In advanced melanoma, adding a personalised mRNA-based vaccine to the immune checkpoint inhibitor pembrolizumab improved recurrence-free survival compared with pembrolizumab alone. The KEYNOTE-942 study (presentation number CT001), presented at the AACR (American Association for Cancer Research)
Annual Meeting 2023, held April 14-19, found that adding the personalised vaccine mRNA-4157/V940 resulted in a 44% reduction in risk of recurrence. A subset analysis (presentation number CT224), found that the vaccine–pembrolizumab combination led to similar reductions in recurrence risk regardless of whether patients had high or low tumour mutational burden.
“For the first time in a randomised study with a control arm, the addition of an mRNA neoantigen vaccine appeared to augment the benefit of PD-1 blockade, without adding significant high-grade toxicity,” said study presenter Jeffrey Weber, from NYU Grossman School of Medicine. “This study is extraordinarily important because it gives hope that this novel strategy will provide clinical benefit.”
Vaccine strategies over the last 25 years attempted to induce immune responses against tumour-associated antigens that were not specific to the patient’s tumour. More recently, cancer vaccines have focused on targeting neoantigens bespoke for individual patient’s cancer cells. The current RNA-4157/V940 vaccine consists of a nanoparticle-encapsulated mRNA molecule encoding up to 34 patient-specific tumour neoantigens, based on the patient’s unique mutational signature tumour DNA.
The therapeutic strategy, explained Weber, first involves biopsying patients, then tumour and normal tissue from the patient are subjected to next generation sequencing. The resulting data, including the DNA, tumour RNA and HLA (human leukocyte antigen) subtype are entered into computerised algorithms, which recommend the most potentially effective immunogenic neoepitopes – the peptides that could potentially bind to MHC (major histocompatibility complex) class 1 or class 2 molecules expressed by that patient. Finally, the neoantigens are assembled into a single messenger RNA molecule that is made into a microencapsulated vaccine. The entire process takes six to seven weeks.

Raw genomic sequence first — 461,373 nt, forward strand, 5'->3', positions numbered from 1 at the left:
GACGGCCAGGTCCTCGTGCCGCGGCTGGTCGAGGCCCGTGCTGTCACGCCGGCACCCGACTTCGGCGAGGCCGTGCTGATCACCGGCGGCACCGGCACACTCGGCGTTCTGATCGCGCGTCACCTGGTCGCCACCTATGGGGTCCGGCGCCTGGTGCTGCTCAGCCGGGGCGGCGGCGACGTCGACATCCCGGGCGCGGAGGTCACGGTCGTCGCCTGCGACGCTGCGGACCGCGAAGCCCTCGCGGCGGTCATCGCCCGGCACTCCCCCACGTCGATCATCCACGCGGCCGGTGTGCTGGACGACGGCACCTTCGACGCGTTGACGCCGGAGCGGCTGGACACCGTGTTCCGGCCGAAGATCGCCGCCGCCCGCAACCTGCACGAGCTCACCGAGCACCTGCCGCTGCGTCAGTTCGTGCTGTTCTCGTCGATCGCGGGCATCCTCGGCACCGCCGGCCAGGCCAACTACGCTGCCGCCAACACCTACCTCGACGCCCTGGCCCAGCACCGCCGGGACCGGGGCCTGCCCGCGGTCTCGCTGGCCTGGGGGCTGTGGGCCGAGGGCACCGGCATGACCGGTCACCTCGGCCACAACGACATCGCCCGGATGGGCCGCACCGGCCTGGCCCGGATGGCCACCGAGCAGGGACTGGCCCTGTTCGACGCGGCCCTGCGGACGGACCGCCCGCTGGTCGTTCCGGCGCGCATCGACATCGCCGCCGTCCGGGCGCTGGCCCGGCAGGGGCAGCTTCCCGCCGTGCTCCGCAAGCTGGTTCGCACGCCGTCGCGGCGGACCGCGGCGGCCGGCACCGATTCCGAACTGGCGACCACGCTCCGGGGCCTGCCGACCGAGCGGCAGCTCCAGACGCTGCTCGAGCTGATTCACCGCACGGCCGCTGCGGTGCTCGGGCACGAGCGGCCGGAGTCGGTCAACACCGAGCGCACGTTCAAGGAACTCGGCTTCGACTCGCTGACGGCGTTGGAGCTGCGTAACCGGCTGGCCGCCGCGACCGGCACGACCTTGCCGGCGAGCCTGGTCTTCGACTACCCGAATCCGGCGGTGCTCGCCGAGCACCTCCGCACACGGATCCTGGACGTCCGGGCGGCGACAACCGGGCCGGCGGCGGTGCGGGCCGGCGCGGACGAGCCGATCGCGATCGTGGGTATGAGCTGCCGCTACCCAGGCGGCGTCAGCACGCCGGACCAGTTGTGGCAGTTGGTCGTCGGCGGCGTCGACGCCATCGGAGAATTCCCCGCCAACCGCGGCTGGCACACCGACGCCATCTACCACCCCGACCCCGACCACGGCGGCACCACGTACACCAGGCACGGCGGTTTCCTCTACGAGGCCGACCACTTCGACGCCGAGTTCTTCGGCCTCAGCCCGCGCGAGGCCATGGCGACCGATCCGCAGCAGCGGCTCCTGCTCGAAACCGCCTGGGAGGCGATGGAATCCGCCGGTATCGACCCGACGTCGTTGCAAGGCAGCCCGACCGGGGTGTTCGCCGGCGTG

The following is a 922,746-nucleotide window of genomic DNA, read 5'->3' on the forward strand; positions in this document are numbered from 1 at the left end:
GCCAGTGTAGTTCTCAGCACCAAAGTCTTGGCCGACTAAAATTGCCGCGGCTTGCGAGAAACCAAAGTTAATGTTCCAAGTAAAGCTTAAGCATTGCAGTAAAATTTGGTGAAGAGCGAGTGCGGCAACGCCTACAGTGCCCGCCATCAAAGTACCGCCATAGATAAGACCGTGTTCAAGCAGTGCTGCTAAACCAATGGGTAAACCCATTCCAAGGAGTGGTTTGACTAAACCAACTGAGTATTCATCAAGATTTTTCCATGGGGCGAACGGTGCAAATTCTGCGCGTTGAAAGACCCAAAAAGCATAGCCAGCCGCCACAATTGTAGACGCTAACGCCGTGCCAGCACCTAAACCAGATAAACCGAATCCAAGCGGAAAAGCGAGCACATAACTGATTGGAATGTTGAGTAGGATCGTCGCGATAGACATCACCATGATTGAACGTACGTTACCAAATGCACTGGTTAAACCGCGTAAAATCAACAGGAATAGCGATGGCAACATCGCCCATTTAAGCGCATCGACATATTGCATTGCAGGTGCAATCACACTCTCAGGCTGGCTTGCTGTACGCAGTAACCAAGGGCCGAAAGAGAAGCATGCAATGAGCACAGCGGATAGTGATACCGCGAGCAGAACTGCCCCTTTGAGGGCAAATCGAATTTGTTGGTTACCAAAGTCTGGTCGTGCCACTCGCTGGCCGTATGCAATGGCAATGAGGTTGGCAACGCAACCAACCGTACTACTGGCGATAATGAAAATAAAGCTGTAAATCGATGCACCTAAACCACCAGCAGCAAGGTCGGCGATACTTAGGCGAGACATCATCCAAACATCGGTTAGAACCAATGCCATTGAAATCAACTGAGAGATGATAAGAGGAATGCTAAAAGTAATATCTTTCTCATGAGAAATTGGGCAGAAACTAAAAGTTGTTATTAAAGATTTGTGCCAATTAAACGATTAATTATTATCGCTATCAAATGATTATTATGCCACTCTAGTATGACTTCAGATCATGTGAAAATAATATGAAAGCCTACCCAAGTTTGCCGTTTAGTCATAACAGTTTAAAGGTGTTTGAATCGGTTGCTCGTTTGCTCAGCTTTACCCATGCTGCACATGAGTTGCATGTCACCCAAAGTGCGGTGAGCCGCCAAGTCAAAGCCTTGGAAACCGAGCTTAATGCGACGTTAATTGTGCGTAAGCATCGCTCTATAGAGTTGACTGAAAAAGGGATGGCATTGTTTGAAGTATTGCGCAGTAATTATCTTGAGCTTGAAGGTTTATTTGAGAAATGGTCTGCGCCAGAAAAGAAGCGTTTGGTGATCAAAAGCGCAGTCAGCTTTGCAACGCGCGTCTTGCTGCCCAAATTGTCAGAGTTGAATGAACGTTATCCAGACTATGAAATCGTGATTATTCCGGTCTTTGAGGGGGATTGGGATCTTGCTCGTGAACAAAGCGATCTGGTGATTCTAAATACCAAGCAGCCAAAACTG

In the phase IIb study, following surgical resection, 157 patients with stage III/IV melanoma were randomly assigned 2:1 to receive mRNa-4157/V940 combined with pembrolizumab (n=107) or pembrolizumab alone (n=50). The vaccine was administered intramuscularly every three weeks for a total of nine doses, and pembrolizumab intravenously every three weeks for up to 18 cycles.
Results at 18 months showed recurrence-free survival (RFS) was 78.6% in the combination arm vs 62.2% in the pembrolizumab only arm (HR=0.561; 95%CI 0.309–1.017; one-sided P-value of 0.0266).
The number of patients showing treatment-related grade ≥3 adverse events was 25% in the combination arm vs 18% for the pembrolizumab only arm. The most common mRNA-4147/V940 related grade 3 events were fatigue (69.2%), diarrhoea (29.8%) and pruritus (28.8%). “Interestingly you have a slightly increased number of immune related adverse events in the pembrolizumab arm versus the combo arm, and slightly more serious adverse events with combo versus pembrolizumab,” commented Weber.
In an additional analysis of KEYNOTE-942, baseline biopsies from trial participants were assessed for the relationship between tumour mutational burden (TMB) and RFS across study arms, with the TMB-high threshold defined as 10 mutations per megabase. “We focused on the TMB because it has been shown to be a predictor of response to immune checkpoint inhibitor therapy and is relevant to a neoantigen vaccine product – theoretically, if you have a higher TMB, there will be more neoepitopes to target,” said Ryan Sullivan, the presenter of the subset analysis, from Harvard Medical School.
Results showed that, in comparison with the control arm, the vaccine–pembrolizumab combination led to a 35% reduction of the risk of recurrence or death in patients with high TMB and a 41% reduction for patients with low TMB. “Patients who were treated with the combination of vaccine and pembrolizumab had better outcomes than those treated with just pembrolizumab, independent of their TMB,” said Sullivan. “There likely is a certain TMB threshold below which our ability to successfully create a neoantigen vaccine is reduced, but our findings indicate that, above that threshold, the benefit of adding vaccination to pembrolizumab was similar regardless of the TMB.”
The biggest limitation of the study is the need for large amounts of tumour tissue, with patients with stage 2 and 3 melanoma having too little tissue for whole exome and RNA sequencing. The 34 neo antigen limit relates to size of mRNA molecules and their ability to be folded within the nanoparticle encapsulation complex. “There’s no reason why you couldn’t redesign the RNA molecule to have more neo antigens, but it only takes one,” said Weber.
A phase III study of mRNA-4157/V940 in patients with stage III/IV resected melanoma is scheduled to start summer 2023. The vaccine combination strategy, said Weber, should be applicable to any tumour that is operable, sensitive to PD-1 blockade and generates neoantigens, such as non-small cell lung cancer (NSCLC), hepatocellular carcinoma, and triple negative breast cancer. Regarding haematological malignancies, he added, they tend to have fewer single nucleotide variants. “But I see no reason why you couldn’t pursue that strategy as long as you have a good algorithm for choosing the best neoantigen.” In prostate and pancreatic cancer, where PD-1 blockade has limited activity, Weber suggested that there may be potential to use the vaccine alone.